It may well be that, in this particular case, even after hearing such testimony the trial judge would have been justified in concluding that the patient's intent had not been sufficiently proven. The court could then have properly appointed the assistant hospital administrator as temporary guardian to consent to blood transfusions.

The majority excuses the trial court's failure to hear the available testimony on the ground of "its (the court's) knowledge that they (the parents) were committed to the tenets of Jehovah's Witness." Maj. op. at 73-74. In an action of this nature a court cannot refuse necessary testimony because it concludes on its own in advance what that testimony will be. I do not deny the urgency of the situation faced by the trial judge in this case. The parents' and the fiancee's testimony, however, was available to the judge on the same emergency basis as the doctor's and the assistant hospital administrator's, and such testimony was

[ 349 Pa. Super. Page 77]

    essential to the judge before he decided to appoint the assistant hospital administrator as guardian.

The majority cites In re Osborne, 294 A.2d 372, 374-75 (D.C.1972), for the proposition that substituted judgment should be applied reluctantly and that "it is better . . . to make a first-hand appraisal of the patient's personal desires and ability for rational choice." Id. I would agree that a competent patient's first-hand expression of his or her desires is the best guidepost for a court. The portion of Osborne quoted by the majority goes on, however, to conclude that, in the absence of the possibility of asking the patient, a court should "give weight to the known instinct for survival." Maj. op. at 72. Such a statement comes very close to stating a compelling state interest in always sustaining life in any situation.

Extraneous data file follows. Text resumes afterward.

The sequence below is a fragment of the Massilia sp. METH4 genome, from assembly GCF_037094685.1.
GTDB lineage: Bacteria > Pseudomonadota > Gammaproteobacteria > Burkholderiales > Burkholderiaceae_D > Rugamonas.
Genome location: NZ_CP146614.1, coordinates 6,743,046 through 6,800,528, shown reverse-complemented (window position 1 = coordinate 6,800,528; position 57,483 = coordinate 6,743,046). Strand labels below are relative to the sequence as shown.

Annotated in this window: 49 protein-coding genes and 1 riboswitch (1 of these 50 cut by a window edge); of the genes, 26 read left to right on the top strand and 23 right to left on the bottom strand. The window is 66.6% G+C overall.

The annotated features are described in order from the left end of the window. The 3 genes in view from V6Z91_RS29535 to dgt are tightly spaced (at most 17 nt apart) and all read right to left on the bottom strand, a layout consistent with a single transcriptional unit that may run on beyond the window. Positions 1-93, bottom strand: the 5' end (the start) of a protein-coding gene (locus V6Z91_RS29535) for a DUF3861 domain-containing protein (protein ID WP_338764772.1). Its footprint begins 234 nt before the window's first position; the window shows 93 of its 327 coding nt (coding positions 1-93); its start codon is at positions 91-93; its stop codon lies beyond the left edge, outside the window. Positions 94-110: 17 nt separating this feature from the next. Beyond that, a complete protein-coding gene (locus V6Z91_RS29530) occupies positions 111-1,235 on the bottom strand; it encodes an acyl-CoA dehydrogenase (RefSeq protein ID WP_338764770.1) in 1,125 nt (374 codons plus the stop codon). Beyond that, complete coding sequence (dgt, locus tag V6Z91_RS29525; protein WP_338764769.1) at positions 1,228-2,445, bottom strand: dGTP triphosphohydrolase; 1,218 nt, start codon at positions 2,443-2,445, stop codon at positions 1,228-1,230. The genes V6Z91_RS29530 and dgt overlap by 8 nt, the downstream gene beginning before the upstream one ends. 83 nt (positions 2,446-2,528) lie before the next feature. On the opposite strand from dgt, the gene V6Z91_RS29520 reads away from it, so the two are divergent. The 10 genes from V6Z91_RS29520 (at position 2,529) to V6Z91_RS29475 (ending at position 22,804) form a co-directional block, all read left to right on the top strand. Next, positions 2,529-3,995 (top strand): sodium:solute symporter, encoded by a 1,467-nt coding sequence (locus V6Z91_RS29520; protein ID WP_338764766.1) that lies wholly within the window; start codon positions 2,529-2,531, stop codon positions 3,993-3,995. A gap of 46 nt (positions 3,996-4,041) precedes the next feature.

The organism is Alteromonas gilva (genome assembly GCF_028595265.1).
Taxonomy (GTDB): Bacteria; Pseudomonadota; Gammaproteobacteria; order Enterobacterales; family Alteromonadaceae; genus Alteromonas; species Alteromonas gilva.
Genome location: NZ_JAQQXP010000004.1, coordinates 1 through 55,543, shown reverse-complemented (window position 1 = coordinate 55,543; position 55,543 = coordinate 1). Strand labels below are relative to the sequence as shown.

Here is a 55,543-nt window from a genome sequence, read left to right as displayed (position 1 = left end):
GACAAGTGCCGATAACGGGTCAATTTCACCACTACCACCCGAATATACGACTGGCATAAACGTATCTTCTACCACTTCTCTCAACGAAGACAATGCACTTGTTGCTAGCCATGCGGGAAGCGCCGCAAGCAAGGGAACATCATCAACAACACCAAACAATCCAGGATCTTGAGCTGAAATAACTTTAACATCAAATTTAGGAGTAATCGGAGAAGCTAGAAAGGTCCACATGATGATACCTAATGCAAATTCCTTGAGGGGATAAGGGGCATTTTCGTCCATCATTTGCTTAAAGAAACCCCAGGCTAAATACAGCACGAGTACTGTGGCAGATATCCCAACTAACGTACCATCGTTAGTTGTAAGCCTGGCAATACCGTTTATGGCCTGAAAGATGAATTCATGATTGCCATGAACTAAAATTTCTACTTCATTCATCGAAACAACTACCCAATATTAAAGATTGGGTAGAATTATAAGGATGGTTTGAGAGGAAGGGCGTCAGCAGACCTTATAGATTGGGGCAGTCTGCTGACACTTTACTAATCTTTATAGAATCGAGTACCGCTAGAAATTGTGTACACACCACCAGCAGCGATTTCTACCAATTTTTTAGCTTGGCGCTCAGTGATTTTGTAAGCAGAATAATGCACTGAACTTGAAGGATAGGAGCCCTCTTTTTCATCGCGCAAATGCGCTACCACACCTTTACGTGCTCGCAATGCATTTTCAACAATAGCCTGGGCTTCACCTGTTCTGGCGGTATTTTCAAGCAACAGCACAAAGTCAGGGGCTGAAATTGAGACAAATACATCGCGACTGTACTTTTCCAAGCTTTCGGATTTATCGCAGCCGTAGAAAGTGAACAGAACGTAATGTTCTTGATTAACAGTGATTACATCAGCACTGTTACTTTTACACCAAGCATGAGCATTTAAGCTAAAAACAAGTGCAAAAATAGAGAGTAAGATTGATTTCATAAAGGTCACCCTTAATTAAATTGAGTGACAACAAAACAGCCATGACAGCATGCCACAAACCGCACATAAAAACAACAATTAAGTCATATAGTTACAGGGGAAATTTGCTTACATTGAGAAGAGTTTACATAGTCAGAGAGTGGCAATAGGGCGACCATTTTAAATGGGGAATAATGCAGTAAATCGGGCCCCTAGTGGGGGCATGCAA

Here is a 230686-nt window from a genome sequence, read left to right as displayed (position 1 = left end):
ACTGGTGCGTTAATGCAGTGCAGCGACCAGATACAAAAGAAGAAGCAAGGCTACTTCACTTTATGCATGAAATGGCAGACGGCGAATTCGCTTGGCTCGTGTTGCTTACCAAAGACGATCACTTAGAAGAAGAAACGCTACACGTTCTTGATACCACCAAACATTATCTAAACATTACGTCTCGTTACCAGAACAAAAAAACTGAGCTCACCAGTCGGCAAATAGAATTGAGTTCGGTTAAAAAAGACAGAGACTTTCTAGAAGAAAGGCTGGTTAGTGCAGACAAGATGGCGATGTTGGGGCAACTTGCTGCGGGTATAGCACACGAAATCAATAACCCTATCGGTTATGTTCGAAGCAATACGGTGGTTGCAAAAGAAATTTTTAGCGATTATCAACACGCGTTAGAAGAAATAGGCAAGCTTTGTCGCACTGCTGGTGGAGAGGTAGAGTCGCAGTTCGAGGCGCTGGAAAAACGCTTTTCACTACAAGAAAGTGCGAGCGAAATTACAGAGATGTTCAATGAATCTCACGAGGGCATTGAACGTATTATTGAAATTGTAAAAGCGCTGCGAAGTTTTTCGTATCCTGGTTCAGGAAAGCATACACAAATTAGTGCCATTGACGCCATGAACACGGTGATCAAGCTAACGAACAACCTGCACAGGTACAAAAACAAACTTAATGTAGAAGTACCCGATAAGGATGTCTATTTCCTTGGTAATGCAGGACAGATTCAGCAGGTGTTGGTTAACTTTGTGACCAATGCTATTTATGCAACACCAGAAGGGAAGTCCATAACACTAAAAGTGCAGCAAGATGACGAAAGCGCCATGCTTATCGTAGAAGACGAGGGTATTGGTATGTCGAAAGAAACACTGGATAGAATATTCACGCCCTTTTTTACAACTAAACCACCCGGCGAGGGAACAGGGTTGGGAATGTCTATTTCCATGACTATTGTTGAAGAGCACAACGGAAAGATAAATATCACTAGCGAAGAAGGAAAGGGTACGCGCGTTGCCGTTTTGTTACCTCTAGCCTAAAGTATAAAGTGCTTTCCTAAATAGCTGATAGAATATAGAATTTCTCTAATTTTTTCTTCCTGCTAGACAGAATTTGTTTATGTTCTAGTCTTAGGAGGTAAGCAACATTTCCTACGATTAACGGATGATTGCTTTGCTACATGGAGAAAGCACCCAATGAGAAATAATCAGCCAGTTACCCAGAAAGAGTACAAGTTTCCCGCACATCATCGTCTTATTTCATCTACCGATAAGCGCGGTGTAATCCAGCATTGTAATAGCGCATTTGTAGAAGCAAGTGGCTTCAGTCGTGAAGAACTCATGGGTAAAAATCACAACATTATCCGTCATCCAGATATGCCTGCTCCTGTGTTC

I am very concerned that by quoting with approval the above passage and by affirming the trial court's action in spite of its failure to take available testimony, the majority's opinion will be read more broadly than intended. I do not view the holding in this case as requiring courts in the future to approve life-preserving treatment to incompetent adults in a broad variety of emergency situations in the face of available evidence of the patient's intent to the contrary. I would therefore emphasize the narrowness of the holding in this case. The state's interest in preserving life must give way to the patient's much stronger personal interest in directing the course of his own life. Matter of Conroy, 98 N.J. 321, 348, 486 A.2d 1209, 1223 (1985). Competent persons generally are permitted to refuse medical treatment, even at the risk of death. Id., at 352, 486 A.2d at 1225. I would hold that the same should be true of incompetent persons, if it can be determined that their desires as expressed when competent would continue to constitute their present intent. See In re Osborne, supra, 294 A.2d at 375 n. 5 (rejecting view that the state must have a compelling interest in sustaining life).

Since the trial court refused to hear essential testimony, in a proper case, I would have reversed.